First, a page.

‘Stay strong for me, Mum… everything will be OK’

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‘Stay strong for me, Mum… everything will be OK’

The 7,000 lone soldiers who risk their lives to protect Israel.

Every Friday night, Rebbetzin Eva Chapper prepares to make the traditional blessing over her sons. “May God bless you and watch over you,” she recites.

She must have said these words so many times, but in recent weeks they have taken on a new poignancy, as she delivers them over WhatsApp video for her two sons serving in the Israel Defence Forces (IDF), amid the country’s ongoing battle against Hamas terrorists.

Aharon, 22 and Yisroel, 20, are just two of the 7,000 lone soldiers in the IDF, a label given to foreign nationals who voluntarily sign up to the Israeli forces and have no immediate family in Israel to support them. An estimated 10 percent are from Europe, including from the UK.

For Eva and her husband, Rabbi Alex Chapper, the atrocities of 7 October and the launching of Israel’s military campaign in the weeks since, have left them “going through waves” of differing emotions as they express both anxiety and pride for their sons.

Growing up, neither son had especially planned to join the IDF. “It kind of just happened that life went this way for them,” explains Eva. “Aharon fell in love with Israel after a short stint in yeshiva and signed up to Machal, the voluntary IDF organisation for non-Israelis. During that time, he made aliyah, finished the army, and now works in security.

“Yisroel went on his gap year to Mechinat Keshet Yehuda, a pre-army programme for Israelis that allows 15 non-Israelis to join. After that, it was natural for him to join the IDF and he is in the process of making aliyah.”

For 19-year-old Zara*, who has been serving in a non-combat role in the IDF since last December, thoughts of joining the army came at a much younger age, during a school trip to Israel when she was 13. Her mother, Donna*, initially dismissed the idea as a pipe dream, but came to understand just how serious were her daughter’s intentions.

“She had researched a lone soldier programme, Garin Tzabar, and worked hard to get the forms in on time. There was one point where we thought she might miss the deadline and even though we reassured her she could apply again, she was so disappointed. That was the moment I saw this is truly what she wanted to do. If you ask her why, it’s because she feels this deep obligation to protect and care for Israel.”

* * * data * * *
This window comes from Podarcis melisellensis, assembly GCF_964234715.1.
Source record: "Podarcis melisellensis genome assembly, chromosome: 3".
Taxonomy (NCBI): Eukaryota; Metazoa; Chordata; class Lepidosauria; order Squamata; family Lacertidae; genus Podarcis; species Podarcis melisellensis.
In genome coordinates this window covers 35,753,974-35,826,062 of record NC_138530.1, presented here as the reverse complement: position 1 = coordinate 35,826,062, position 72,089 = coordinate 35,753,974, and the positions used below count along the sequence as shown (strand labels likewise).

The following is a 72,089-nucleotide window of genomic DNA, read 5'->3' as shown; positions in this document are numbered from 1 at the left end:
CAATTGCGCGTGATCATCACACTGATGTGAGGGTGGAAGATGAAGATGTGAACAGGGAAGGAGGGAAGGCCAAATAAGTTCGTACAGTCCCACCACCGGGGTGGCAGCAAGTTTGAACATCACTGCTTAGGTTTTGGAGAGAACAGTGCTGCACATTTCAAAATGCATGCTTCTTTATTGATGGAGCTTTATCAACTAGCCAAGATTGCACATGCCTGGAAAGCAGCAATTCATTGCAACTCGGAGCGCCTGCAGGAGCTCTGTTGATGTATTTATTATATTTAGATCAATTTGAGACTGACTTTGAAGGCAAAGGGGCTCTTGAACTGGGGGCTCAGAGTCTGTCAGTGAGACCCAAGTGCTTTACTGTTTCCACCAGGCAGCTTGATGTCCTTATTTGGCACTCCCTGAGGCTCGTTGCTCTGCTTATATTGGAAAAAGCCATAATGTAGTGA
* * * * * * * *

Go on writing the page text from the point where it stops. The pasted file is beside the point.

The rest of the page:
Having a child with a strong desire to defend Israel is something Yael Simon relates to with her son, Levi, 28. He first served as a lone soldier in 2015, has since made aliyah and has now been called up as a reservist in the elite special forces.

“When Levi thinks about Israel, he has this feeling of a unified God, land and people – and it’s immutable. You can’t take it out of him,” explains Yael, who is married to Rabbi Hillel Simon.

“I cannot tell you how many times I replay this moment when Levi asked me if he should go into the army,” she tells me. With her practical hat on, she advised her son to take an opportunity that would “allow him to grow on his terms, not our terms as parents” and was supportive of his choice.

But there was further reason for Yael to back her son’s decision. Her Baghdad-born father, Reading Dallal, served as a reservist paratrooper in the Yom Kippur War in 1973. His eldest brother served in the Palmach and fought in the War of Independence in 1948, with her grandfather hiding armaments under the floorboards of the family home and training the troops.

Fighting for the land of Israel is “in their DNA”, says Yael. “Literally 50 years ago to the day my father was called up as a reservist, my son is going to war.” Prior to the events of 7 October, I ask the mothers what their greatest fear was for their children serving in the IDF.

“My biggest worry was Zara being kidnapped, because there have been cases,” says Donna. “I was reassured that she didn’t want to get into a combat role, but it still made me feel anxious that the minute she puts on the uniform, she is a target for anyone. Even then, no one could have imagined the past few weeks.”

Yael, however, says she “literally had zero worries” for her son, because of the training he had received in the IDF.

“For Levi, the army was transformative. It wasn’t about identity, and it certainly wasn’t about the physical strength. The IDF is only about mental strength and being mentally indestructible.

“The army has brought out all of the leadership qualities we saw when he was a child but perhaps the typical school system didn’t pick up on. The army really gave him that chance and, in my heart, I still feel this was an amazing opportunity for him.”

Eva recalls receiving a knock at the door just after 7am on 7 October She was informed that both Aharon and Yisroel had been called up, a moment she recalls with fear in her voice.